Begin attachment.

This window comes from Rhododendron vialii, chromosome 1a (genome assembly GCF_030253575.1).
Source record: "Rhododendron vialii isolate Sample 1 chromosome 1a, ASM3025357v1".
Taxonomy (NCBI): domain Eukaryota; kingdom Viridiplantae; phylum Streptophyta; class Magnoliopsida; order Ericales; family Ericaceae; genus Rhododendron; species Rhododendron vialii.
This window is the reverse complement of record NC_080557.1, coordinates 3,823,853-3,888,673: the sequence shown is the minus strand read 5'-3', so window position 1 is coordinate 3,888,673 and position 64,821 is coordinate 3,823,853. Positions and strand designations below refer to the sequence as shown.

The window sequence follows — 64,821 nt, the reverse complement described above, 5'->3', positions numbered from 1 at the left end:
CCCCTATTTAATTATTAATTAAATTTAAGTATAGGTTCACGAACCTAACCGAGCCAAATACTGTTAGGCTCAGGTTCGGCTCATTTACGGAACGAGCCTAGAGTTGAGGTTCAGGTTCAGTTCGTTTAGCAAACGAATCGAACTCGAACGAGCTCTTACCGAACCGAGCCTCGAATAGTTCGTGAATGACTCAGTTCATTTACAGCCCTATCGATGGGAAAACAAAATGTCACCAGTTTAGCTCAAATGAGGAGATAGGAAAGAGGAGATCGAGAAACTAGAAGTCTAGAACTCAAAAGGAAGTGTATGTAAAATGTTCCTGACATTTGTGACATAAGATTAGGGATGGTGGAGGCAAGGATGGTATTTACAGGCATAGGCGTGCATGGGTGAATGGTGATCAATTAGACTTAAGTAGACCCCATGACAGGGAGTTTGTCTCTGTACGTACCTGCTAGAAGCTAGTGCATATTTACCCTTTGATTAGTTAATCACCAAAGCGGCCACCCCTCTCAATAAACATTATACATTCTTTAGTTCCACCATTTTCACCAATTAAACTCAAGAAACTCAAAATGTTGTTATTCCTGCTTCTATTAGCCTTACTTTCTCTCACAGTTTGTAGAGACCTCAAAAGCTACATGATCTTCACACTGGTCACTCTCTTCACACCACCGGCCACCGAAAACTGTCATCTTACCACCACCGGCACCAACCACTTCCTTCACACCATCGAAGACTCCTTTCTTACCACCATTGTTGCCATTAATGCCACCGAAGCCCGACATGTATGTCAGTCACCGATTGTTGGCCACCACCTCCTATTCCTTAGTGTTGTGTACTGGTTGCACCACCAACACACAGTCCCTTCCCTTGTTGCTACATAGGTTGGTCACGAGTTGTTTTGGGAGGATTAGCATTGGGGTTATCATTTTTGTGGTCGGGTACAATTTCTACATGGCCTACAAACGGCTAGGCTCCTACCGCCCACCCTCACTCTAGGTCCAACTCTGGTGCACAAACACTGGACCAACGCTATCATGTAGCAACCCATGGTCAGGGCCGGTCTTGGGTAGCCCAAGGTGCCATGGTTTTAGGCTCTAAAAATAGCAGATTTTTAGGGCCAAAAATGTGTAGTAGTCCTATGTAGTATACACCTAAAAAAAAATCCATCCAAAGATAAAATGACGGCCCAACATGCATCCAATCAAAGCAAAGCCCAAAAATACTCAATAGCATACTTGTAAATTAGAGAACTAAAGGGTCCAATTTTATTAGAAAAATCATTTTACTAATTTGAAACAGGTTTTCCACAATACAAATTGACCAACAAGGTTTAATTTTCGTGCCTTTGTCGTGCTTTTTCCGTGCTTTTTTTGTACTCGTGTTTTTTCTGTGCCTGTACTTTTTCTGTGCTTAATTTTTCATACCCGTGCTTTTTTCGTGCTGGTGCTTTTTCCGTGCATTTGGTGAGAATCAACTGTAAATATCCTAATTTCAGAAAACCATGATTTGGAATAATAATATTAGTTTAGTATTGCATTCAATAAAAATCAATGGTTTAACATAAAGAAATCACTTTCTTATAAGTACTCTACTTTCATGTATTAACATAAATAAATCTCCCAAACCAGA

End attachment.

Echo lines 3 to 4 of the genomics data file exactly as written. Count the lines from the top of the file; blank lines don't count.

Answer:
Taxonomy (NCBI): domain Eukaryota; kingdom Viridiplantae; phylum Streptophyta; class Magnoliopsida; order Ericales; family Ericaceae; genus Rhododendron; species Rhododendron vialii.
This window is the reverse complement of record NC_080557.1, coordinates 3,823,853-3,888,673: the sequence shown is the minus strand read 5'-3', so window position 1 is coordinate 3,888,673 and position 64,821 is coordinate 3,823,853. Positions and strand designations below refer to the sequence as shown.